The US is changing the way it categorizes people by race and ethnicity.  This is the first revision in 27 years
The US is changing the way it categorizes people by race and ethnicity.  This is the first revision in 27 years

ORLANDO, Fla. (AP) – For the first time in 27 yearsthe US government is changing how it categorizes people by race and ethnicity, an effort that federal officials believe will more accurately count residents who identify as Hispanic and of Middle Eastern and North African descent.

The revisions to the minimum race and ethnicity categories announced Thursday by the Office of Management and Budget are the latest effort to label and define people in the United States. This evolving process often reflects changes in social attitudes and immigration, as well as the desire for people in an increasingly diverse society to see themselves in the numbers produced by the federal government.

“You can’t underestimate the emotional impact this has on people,” said Meeta Anand, senior director of census and data equity at the Leadership Conference on Civil and Human Rights. “This is how we perceive ourselves as a society. … You see a desire for people to want to self-identify and be reflected in the data so they can tell their own stories.”

Under the revisions, race and ethnicity questions that were previously asked separately on forms will be combined into one question. This would allow respondents to select multiple categories at once, such as “Black,” “American Indian,” and “Hispanic.” Research shows that a large number of Hispanics are unsure how to answer the race question when this question is asked separately because they understand race and ethnicity as similar and often choose “some other race” or do not answer the question.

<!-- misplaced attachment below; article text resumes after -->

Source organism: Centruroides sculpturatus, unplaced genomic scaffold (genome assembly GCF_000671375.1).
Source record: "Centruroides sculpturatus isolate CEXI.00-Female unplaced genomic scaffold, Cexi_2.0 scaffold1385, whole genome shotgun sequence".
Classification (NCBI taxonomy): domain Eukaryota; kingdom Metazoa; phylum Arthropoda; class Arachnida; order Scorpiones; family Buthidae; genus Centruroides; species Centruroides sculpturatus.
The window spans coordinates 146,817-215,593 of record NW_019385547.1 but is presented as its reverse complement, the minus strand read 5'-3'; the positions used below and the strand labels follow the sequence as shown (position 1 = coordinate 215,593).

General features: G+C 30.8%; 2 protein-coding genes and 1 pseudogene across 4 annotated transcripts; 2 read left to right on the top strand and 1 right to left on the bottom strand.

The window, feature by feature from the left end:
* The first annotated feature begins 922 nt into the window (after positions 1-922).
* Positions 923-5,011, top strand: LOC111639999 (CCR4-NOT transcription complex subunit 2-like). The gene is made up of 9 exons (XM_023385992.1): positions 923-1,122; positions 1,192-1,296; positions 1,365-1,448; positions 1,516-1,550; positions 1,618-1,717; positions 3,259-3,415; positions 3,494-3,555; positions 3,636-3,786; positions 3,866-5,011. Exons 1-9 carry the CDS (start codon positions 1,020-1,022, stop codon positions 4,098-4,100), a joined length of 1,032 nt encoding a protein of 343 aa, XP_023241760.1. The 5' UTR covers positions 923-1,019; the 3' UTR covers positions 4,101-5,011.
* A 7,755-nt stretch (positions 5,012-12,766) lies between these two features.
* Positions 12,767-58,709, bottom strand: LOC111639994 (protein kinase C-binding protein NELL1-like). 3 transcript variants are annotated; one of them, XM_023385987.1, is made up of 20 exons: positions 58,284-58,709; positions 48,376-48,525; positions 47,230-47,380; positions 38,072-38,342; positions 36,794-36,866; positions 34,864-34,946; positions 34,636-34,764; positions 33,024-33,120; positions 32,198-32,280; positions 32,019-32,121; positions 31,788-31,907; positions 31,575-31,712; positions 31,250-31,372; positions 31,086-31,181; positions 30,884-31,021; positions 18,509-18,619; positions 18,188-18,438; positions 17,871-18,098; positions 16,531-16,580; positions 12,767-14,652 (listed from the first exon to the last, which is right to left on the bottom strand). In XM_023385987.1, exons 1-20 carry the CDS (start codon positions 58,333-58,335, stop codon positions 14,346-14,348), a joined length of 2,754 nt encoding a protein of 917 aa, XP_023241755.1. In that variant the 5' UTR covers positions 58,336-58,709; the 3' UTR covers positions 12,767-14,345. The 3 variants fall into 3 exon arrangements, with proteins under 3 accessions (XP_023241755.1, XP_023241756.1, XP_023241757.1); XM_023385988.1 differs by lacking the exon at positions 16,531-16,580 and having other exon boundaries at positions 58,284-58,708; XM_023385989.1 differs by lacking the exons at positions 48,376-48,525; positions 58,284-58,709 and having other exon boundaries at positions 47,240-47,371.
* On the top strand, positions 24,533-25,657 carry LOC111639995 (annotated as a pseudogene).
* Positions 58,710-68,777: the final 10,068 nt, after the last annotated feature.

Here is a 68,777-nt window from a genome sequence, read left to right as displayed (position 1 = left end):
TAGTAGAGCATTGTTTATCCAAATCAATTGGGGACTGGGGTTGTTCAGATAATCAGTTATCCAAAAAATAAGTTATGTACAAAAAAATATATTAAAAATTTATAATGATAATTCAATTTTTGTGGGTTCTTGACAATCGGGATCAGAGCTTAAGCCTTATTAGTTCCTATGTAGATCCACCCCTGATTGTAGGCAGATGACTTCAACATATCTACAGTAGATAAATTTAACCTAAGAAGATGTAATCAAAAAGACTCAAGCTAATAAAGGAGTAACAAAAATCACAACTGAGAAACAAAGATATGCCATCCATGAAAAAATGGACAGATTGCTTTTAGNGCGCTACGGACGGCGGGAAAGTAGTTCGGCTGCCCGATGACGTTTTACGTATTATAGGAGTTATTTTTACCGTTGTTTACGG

A Middle Eastern and North African category will be added to the available choices for race and ethnicity questions. People originating from places like Lebanon, Iran, Egypt and Syria were encouraged to identify as white, but will now have the option to identify in the new group. Results of the 2020 Census, where respondents were asked to state their origins, suggest that 3.5 million inhabitants identify as Middle Eastern and North African.

“It feels good to be seen,” said Florida state Rep. Anna Escamani, an Orlando Democrat whose parents are from Iran. “Growing up, my family checked the ‘white’ box because we didn’t know which other box reflected our family. Having that kind of representation feels meaningful.”

The changes also strike from the federal forms of the words “Negro” and “Far Eastern,” now widely considered pejorative, as well as the terms “majority” and “minority” because they do not reflect the nation’s complex racial and ethnic diversity, some say employees. The revisions also encourage the collection of detailed race and ethnicity data beyond minimum standards, such as “Haitian” or “Jamaican” for someone who tags “Black.”

The changes to the standards were forged over two years by a group of federal statisticians and bureaucrats who prefer to stay above the political fray. But the revisions have long-term implications for legislative redistricting, civil rights laws, health statistics, and possibly even politics, as the number of people categorized as white is reduced.